MAGYAR NEMZETI BANK. MNB Handbooks. No. 7. November Péter Kálmán Eszter Makay Daniella Tóth. Foreign Exchange Market - PDF

MAGYAR NEMZETI BANK MNB Handbooks No. 7. November 2016 Péter Kálmán Eszter Makay Daniella Tóth Foreign Exchange Market MNB Handbooks Péter Kálmán Eszter Makay Daniella Tóth Foreign Exchange Market MAGYAR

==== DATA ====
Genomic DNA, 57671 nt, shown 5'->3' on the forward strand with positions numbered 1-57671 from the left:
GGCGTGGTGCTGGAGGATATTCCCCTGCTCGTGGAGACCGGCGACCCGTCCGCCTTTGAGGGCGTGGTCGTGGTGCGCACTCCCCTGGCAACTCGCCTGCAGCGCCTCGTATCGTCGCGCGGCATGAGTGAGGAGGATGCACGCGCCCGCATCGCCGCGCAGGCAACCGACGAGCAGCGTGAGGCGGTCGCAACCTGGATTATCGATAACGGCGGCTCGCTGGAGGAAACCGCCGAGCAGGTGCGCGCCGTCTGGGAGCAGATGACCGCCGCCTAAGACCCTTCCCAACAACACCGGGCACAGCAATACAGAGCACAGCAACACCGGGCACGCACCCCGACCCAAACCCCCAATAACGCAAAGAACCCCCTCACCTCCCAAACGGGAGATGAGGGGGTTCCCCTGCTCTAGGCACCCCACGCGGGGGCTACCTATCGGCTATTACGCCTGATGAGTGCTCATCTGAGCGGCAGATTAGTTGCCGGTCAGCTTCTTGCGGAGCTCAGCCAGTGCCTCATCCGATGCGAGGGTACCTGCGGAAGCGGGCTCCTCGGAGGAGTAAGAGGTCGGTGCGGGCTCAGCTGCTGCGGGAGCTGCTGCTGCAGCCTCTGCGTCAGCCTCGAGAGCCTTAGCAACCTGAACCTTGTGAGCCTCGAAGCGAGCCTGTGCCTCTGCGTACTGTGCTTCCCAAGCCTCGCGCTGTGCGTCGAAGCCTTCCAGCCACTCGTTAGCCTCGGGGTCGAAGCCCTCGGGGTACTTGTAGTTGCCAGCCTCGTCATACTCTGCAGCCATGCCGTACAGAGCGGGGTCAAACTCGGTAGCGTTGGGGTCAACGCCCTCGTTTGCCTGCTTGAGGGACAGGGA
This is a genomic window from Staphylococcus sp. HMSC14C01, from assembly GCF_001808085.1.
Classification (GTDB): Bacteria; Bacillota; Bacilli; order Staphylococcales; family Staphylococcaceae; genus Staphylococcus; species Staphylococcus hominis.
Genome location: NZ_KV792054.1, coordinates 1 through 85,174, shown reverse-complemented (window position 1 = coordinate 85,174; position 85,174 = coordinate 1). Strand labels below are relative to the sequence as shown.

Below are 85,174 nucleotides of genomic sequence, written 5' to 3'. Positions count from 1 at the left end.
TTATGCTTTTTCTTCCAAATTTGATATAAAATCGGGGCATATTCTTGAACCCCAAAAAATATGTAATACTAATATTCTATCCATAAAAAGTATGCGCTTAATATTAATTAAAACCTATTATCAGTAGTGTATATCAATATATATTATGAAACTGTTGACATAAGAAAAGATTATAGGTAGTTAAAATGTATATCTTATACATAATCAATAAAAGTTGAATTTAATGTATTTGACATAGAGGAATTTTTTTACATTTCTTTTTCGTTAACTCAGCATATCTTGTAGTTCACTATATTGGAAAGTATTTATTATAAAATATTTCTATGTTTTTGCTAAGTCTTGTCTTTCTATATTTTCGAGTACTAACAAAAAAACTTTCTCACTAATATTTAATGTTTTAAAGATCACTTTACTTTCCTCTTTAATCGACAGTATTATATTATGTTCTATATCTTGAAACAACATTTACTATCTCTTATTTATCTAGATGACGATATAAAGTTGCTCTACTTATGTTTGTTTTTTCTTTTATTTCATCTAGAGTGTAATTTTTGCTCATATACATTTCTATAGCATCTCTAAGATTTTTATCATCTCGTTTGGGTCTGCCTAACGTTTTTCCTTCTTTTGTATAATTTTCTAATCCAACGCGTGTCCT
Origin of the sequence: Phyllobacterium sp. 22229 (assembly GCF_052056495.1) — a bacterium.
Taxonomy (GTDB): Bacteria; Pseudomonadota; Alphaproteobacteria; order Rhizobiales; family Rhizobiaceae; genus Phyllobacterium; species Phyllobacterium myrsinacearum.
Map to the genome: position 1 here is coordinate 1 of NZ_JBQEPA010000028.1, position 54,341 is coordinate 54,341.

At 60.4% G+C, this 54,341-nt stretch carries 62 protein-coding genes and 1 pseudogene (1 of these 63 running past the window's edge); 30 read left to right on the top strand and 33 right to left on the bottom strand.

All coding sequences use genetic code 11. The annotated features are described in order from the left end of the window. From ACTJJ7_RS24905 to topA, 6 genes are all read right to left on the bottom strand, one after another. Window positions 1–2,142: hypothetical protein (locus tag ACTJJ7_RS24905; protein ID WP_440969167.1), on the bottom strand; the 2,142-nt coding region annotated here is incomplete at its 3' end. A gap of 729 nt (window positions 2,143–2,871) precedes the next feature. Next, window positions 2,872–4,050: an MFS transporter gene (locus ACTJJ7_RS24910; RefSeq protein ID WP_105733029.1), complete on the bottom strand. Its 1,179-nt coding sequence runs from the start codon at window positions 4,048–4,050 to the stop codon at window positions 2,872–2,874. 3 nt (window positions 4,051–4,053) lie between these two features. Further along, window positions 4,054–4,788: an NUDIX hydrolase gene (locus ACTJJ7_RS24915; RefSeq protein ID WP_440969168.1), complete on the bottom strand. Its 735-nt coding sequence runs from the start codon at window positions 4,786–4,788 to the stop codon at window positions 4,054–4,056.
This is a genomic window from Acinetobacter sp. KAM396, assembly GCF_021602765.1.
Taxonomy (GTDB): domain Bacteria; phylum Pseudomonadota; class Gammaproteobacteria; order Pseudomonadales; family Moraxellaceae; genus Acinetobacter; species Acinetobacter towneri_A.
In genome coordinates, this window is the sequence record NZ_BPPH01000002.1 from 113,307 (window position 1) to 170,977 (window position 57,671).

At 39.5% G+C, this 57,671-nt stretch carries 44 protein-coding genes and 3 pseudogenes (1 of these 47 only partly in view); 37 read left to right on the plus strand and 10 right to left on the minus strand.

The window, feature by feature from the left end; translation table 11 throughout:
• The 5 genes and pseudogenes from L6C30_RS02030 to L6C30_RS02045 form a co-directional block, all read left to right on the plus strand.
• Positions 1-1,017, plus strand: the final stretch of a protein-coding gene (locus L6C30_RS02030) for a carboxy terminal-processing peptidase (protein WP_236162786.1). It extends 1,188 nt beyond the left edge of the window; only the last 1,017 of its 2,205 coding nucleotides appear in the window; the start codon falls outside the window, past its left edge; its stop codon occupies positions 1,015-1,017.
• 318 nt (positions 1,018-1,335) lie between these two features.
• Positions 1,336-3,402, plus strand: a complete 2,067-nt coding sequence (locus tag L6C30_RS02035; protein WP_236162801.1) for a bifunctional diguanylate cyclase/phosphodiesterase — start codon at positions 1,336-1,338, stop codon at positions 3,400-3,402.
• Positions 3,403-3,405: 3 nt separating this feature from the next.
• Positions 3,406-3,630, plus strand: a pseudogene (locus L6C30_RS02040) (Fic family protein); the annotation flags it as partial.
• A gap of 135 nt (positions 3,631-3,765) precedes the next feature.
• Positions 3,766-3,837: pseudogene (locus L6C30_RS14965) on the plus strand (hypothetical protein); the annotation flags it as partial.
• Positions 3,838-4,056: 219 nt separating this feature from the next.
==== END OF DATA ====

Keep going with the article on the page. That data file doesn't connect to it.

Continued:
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MAGYAR NEMZETI BANK MNB Handbooks No. 7. November 2016 Péter Kálmán Eszter Makay Daniella Tóth Foreign Exchange Market MNB Handbooks Péter Kálmán Eszter Makay Daniella Tóth Foreign Exchange Market MAGYAR NEMZETI BANK MNB Handbooks Foreign Exchange Market Written by Péter Kálmán, Eszter Makay, Daniella Tóth (Directorate Monetary Policy and Financial Market Analysis, Magyar Nemzeti Bank) This Handbook was approved for publication by Barnabás Virág, Executive Director Published by the Magyar Nemzeti Bank Publisher in charge: Eszter Hergár H-1054 Budapest, Szabadság tér 9. ISSN (Print) ISSN (Online) Contents 1 Introduction 5 2 Presentation of the foreign exchange market The significance of foreign exchange market to monetary policy Segments of the foreign exchange market based on BIS data, the HUF foreign exchange market in an international comparison 7 3 Theoretical frameworks Exchange rate theories and exchange rate regimes Foreign exchange market liquidity dimensions and transaction types 21 4 Foreign exchange market analysis in central bank practice What are the dimensions for examining the Hungarian foreign exchange market? Historic developments in the forint exchange rate and the relevant market expectations Market players and trading strategies Brief presentation of sub-markets based on the MNB s data supply 41 5 References 46 6 Annex 49 1 Introduction Foreign currency is a receivable pertaining to a specific foreign legal tender, and the exchange of foreign currencies represents the world s largest financial market (with daily turnover of USD 5.1 trillion according to the latest BIS survey 1 ). Foreign currency can be traded on the spot market or on the derivatives market for the specific currency (such as the forward market, options etc.). There is continuous trading on both the spot and derivatives markets at global financial centres 24 hours a day, five days a week. In a small, open economy, the exchange rate plays an important role in monetary policy, amongst other roles. Understanding the functioning of foreign exchange markets is also important in terms of monetary policy and financial stability, and may be the subject of even more attention during crises. This Educational Booklet endeavours to summarise the MNB s focus on foreign exchange markets, presents the characteristics of these markets, the main theories describing exchange rate developments and the tools used by the Magyar Nemzeti Bank to identify and monitor exchange rate movements. 1 Introduction 5 2 Presentation of the foreign exchange market 2.1 The significance of foreign exchange market to monetary policy The National Assembly defined the objectives of the MNB in Article 3 of Act CXXXIX of 2013 on the Magyar Nemzeti Bank. The primary objective of the MNB is to achieve and maintain price stability. Without prejudice to its primary objective, the MNB supports the maintenance of the stability of the financial intermediary system, the enhancement of its resilience and its sustainable contribution to economic growth; furthermore, the MNB supports the economic policy of the government using the instruments at its disposal. Chart 1 Schematic overview of the exchange rate channel CENTRAL BANK MONEY MARKETS COMMODITY MARKET SECTOR PRICES AGGREGATE OUTPUT AND PRICES Monetary and credit aggregates Monetary policy steps: actual and expected Market interest rates Asset prices Aggregate demand Prices of domestic goods Aggregate output Exchange rate Prices of imported goods Aggregate level of prices Source: MNB: Monetary policy in Hungary (2012) In a small, open economy such as Hungary, the exchange rate channel is one of the elements of monetary policy transmission. By changing the interest rate of Hungary s main policy instrument (the three-month deposit), the MNB also shapes market participants forint demand, and the exchange rate may shift accordingly. A potential sustained and significant depreciation of the forint may exacerbate inflationary pressure through imported inflation 6 MNB Handbooks Foreign Exchange Market and simultaneously increase the competitiveness of exports. Corporations producing for the domestic market whose products compete with imported goods (e.g. durable consumer goods) may partly adjust their prices to their competitors, resulting in an increase in the price of these domestic products. The rise in import costs may also be reflected in finished goods produced in Hungary. Changes in the exchange rate also impact aggregate demand. In the event of a high volume of foreign currency debt, depreciation of the exchange rate may hold back consumption and investment, and thus restrain demand-side inflation by increasing debtors repayment burdens. It may also have an adverse impact on the banking system s stability and consequently, on financial stability, by increasing the ratio of defaulting debtors (credit losses, capital requirement). At the same time, in the wake of the forint conversion of foreign currency loans and pillar II of the Funding for Growth Scheme (FGS), the potential impact of this channel has decreased and is now essentially limited to the remaining foreign currency loans. Hence, changes in the forint exchange rate exert a complex impact via multiple channels on the central bank s main functions, making its analysis a priority. The stable functioning and sufficient liquidity of the foreign exchange market are pivotal for the MNB, as the impacts of fundamental shocks during crises may be exacerbated if liquidity is insufficient. In addition, monetary policy measures are better able to exert an impact on liquid markets. Understanding the functioning of foreign exchange markets during crises is particularly important in order to give the central bank up-to-date information on when and how to react in the event of turmoil. In summary, inflation, stability, liquidity and real economic risks all warrant the monitoring of domestic foreign exchange markets by the MNB. 2.2 Segments of the foreign exchange market based on BIS data, the HUF foreign exchange market in an international comparison The foreign exchange market in the broader sense (including both spot and derivative transactions) is the world s largest financial market, with continuous Presentation of the foreign exchange market 7 trading across different geographic locations (London, New York, Tokyo, and Frankfurt). Daily turnover in net terms averages USD 5-6 trillion, per cent of which consists of spot transactions and the remainder of derivative transactions (forward contracts, options, currency swaps, cross-currency interest rate swaps). The foreign exchange market is an OTC (over the counter) market subject to only little regulation, so market makers execute personalised transactions. Trade between market makers (the largest global bank traders) makes up much of the turnover, while the remainder consist of client transactions. Trading between market makers may be either direct (via telephone or Reuters Dealing) or indirect (via voice broker or Reuters Spot Matching). The former is a bilateral and less transparent, while the latter is a multi-player, transparent form of trading which all participants can monitor in real time. In the 2000s, with the spread of electronic trading, emphasis shifted progressively from telephone-based transactions to transactions concluded on electronic platforms. Market volumes also increased in parallel with the rise in electronic trading. In Hungary, country-specific factors also contributed substantially to this trend: the lifting of exchange controls (2001), accession to the EU (2004) and foreign currency lending. Information on the international situation of the foreign exchange market can be obtained from dealing systems and the BIS survey published every three years. In terms of the Hungarian market, information can also be gained from the daily data supply by banks to the MNB on foreign exchange market transactions. We will address the trends in the central bank data in a separate chapter due to its significance (4.4 Brief presentation of sub-markets based on the MNB s data supply). The latest BIS report based on data from April 2016 revealed that the three currency pairs with the highest turnover remain the EUR/USD (representing a share of 23 per cent), the USD/JPY (17.7 per cent) and the USD/GBP (9.2 per cent). By comparison, the EUR/HUF currency pair accounts for 0.1% of the total market. The majority of trading is still conducted in USD on foreign exchange markets, with the currency accounting for one side of 88% of all transactions, while the euro accounts for 32% and the yen for 22%. 2 Next is the British pound (12%) and the Australian dollar (7%). On balance, the foreign exchange market is 2 The currencies comprise both sides of transactions, so total transactions amount to 200% in proportion to net turnover. 8 MNB Handbooks Foreign Exchange Market concentrated based on denomination, as well as based on geography: in terms of the location of transactions, almost half of all transactions are concentrated in the UK and the US. In addition, 77% of trading takes place in the five largest foreign exchange market centres (the UK, the US, Singapore, Hong Kong, Japan). Based on transaction type, spot transactions and FX swaps account for the lion s share of turnover. The latter is a foreign currency liquidity management tool used by international investors and a tool used for hedging banks open foreign currency positions. In terms of trading method, electronic platforms dominate trading (posting more than two thirds of spot transactions), but voice-based (telephone) transaction conclusion remains significant. 3 Chart 2 Gross daily foreign exchange market turnover by transaction type, in a breakdown by denomination (BIS, April 2016) 4,000 Billion USD 3,500 3,000 2,500 2,000 1,500 1, USD EUR JPY GBP Spot Forward FX-swap Cross-currency IRS Option Source: BIS, MNB 3 The latest source of data is the BIS report based on April 2013 data. Presentation of the foreign exchange market 9 From Hungary s perspective, countries forming a basis of comparison are also given special focus, in addition to global foreign exchange developments. These comparison groups are compiled based on the currencies traded jointly by an FX desk or based on macroeconomic developments. They deserve particular attention because, in managing their portfolios, investors trade with the regions and country groups (handling countries individually within these groupings), so any significant discrepancy from the group may trigger a change in investor sentiment. Hungary s foreign exchange market developments can be placed in an international context using these groups, which broadens the analytical framework compared to examining own development dynamics alone. In recent years, Hungary has been treated as part of the Visegrad Group less and less frequently. The forint is still handled together with the Polish zloty, the Turkish lira and the South African rand. Due to the central bank interest rate policy and low fluctuation (similar to the euro), the Czech koruna is not as good of a comparator, and neither is the Romanian leu due to the central bank s more active foreign exchange market participation. The total turnover of the forint and zloty market (where the forint or zloty constitutes one side of transactions) only accounts for a small portion of the global foreign exchange market, amounting to 1%. The different transaction types represent similar proportions in Hungary as in Poland, Turkey and South Africa, but the markets nominal value diverges significantly. The forint market is the smallest in the comparison group, at roughly half the size of the Polish market, one third of the South African market and one fourth of the Turkish market. In the emerging countries reviewed, in line with the global tendency, trading is concentrated in the United Kingdom (40-55%), while New York and Frankfurt jointly account for roughly 17-22%. Domestic transactions exhibit substantial deviation across the four countries: while approximately 9% of HUF turnover takes place in Hungary, 25% of transactions are concluded locally in South Africa. This proportion is roughly equal in Poland and Turkey, at around 13%. 10 MNB Handbooks Foreign Exchange Market Chart 3 Regional foreign exchange market transactions in an international comparison by transaction type (left panel, net) and location of conclusion (right panel, gross) (BIS, April 2016, daily turnover) Billion USD HUF PLN TRY ZAR Spot Forward FX-swap Option Billion USD HUF PLN TRY ZAR London New York Frankfurt Domestic Other Source: BIS, MNB The latest survey shows that among derivative terms, the forward transactions concluded in Hungary feature longer terms compared to both the global and the regional average, while FX swaps feature shorter maturities by international standards, which are generally continuously rolled over by market players, generating significant turnover on the FX swap market. Presentation of the foreign exchange market 11 3 Theoretical frameworks 3.1 Exchange rate theories and exchange rate regimes Identifying the determinants of exchange rate developments is a complex matter, and thus forecasting exchange rates poses a challenge for analysts despite the access to information on the fundamentals shaping them in the long run. Forecasting fundamentals involves uncertainty in and of itself, further nuancing the picture and increasing the probability of exchange rate forecasting errors. Although the exchange rate is defined in the long run by macroeconomic variables, the explanatory power of macroeconomic models is not significantly greater than the explained variance ratio of the random walk model (Meese Rogoff 1983). However, the microstructure theory is able to provide a more accurate forecast of exchange rate developments for shorter periods Macro models There are many subsets of macroeconomic models, which can be characterised mainly based on the variable or variables with the largest impact on the spot exchange rate within the model. These may include the interest rate, money supply, inflation, GDP growth, the current account and monetary and fiscal policy. There are other exchange rate approaches so that are based on the longrun equilibrium exchange rate, as well as many other parity-based theories. Due to the multitude of theories, this booklet only briefly presents the main models. In the short run, it is the interest spread that contributes to most exchange rate movements, while the balance of trade and capital flows contribute in the medium term, and the difference in inflation rates is the main explanatory variable of spot exchange rate developments in the long run. Macro models all share the assumption that market player expectations are homogenous, share the same information base and make the same assessment thereof. On this basis, a new piece of information is immediately incorporated into the exchange rate and the trading process and the traded quantities have no role in shaping the exchange rate, contrary to the microstructure theories presented later in this Booklet. 12 MNB Handbooks Foreign Exchange Market Macro models can be divided into three main groups based on market coverage: Parity-based models (PPP, CIP, UIP, UIP expanded with the risk premium) IMF models based on the long-run equilibrium exchange rate (macroeconomic balance approach, external sustainability approach, econometric approach) Other macroeconomic models (Mundell Fleming, portfolio equilibrium theory, Balassa Samuelson effect, Dornbusch overshooting model, portfolio equilibrium model) Parity-based models present specific parity correlations: In the absolute purchasing power parity (PPP) model, exchange rate levels adjust to the proportion of the purchasing power of currencies (commodity market equilibrium). According to the theory, the law of one price prevails, i.e. that a certain good have the same price in all locations, so the real exchange rate is equal to one if the theory is fulfilled. S = P P( f ), where P is the domestic price index, P(f) is the foreign price index and S is the spot exchange rate (domestic currency/unit of foreign currency). The relative purchasing power parity theory differs from this in that the change in exchange rates is caused by the relative change in price levels, in other words currencies of countries characterised by high inflation necessarily depreciate. ΔS = ΔP ΔP( f ), where Δ represents the percentage change in the above variables. The absolute PPP theory does not work in reality, and measuring it also faces technical obstacles, but the relative PPP may function in the long Theoretical frameworks 13 run (Pippenger 1993). The reasons for diverging from parity may include technological differences and diverging consumer preferences, which are not addressed by the above theories. In addition to purchasing power parity, the exchange rate theories based on different national interest rate spreads are the most widely known among partial equilibrium models. Based on covered interest rate parity (CIP), the difference between the forward and spot exchange rate must be equal to the interest rate spread of the two currencies, because any deviation from it would create an opportunity for arbitrage. In practice, this theory is used to define the forward exchange rate, however it does not work empirically for forecasting. F = S ( 1+ r) ( 1+ r f ), where F is the forward exchange rate, S is the spot exchange rate, r is the domestic interest rate level and r f is the foreign interest rate level. The uncovered interest rate parity (UIP) is based not on arbitrage-free pricing and the forward exchange rate, but on the expected future exchange rate. In a risk-free world, the interest rate of a domestic and a foreign investment with the same term differs to the amount that is compensated by the expected change in the exchange rate of the domestic currency (Delikát 2007). The nominal interest rate spread corresponds to the expected change in the exchange rate E(S 1 ) S 0. ( 1+ r) ( ) = S 0 ( ) E S 1 1+ r f However, this does not work empirically either. This is why the so-called carry trade foreign exchange market strategy can be profitable. This replaces indebtedness in a currency with low interest rate for long positions denominated in a higher interest rate currency. The party taking on the position assumes that the loss on a depreciation of the currency with the higher interest rate will be smaller than the profit gained on the interest rate spread. 14 MNB Handbooks Foreign Exchange Market In reality, investors consider numerous risks and expect a risk premium in exchange for their willingness to take risks. This supplements the uncovered interest parity with a risk factor that is the product of actual risks and the risk appetite component. The premium of a currency against other currencies thus depends on the exchange rate movements expected by investors, the size of individual risks and investors risk appetite (Delikát 2007). The IMF assesses long-run equilibrium exchange rate levels using three different approaches. The macroeconomic equilibrium approach estimates how much the exchange rate must shift to offset a country s expected current account imbalance. The external sustainability theory measures how much the exchange rate must shift to allow the level of external debt to reach a sustainable level. The econometric approach attempts to describe the exchange rate s equilibrium trajectory using numerous macro variables (trade balance, relative productivity etc.). Several of the other macroeconomic models investigate the impact of monetary and fiscal policy on the exchange rate. The Mundell Fleming model (Fleming, J.M. 1962; Mundell, R.A. 1963) examines the impact of these policies on the interest rate and through it, on the exchange rate. The model also examines the impact o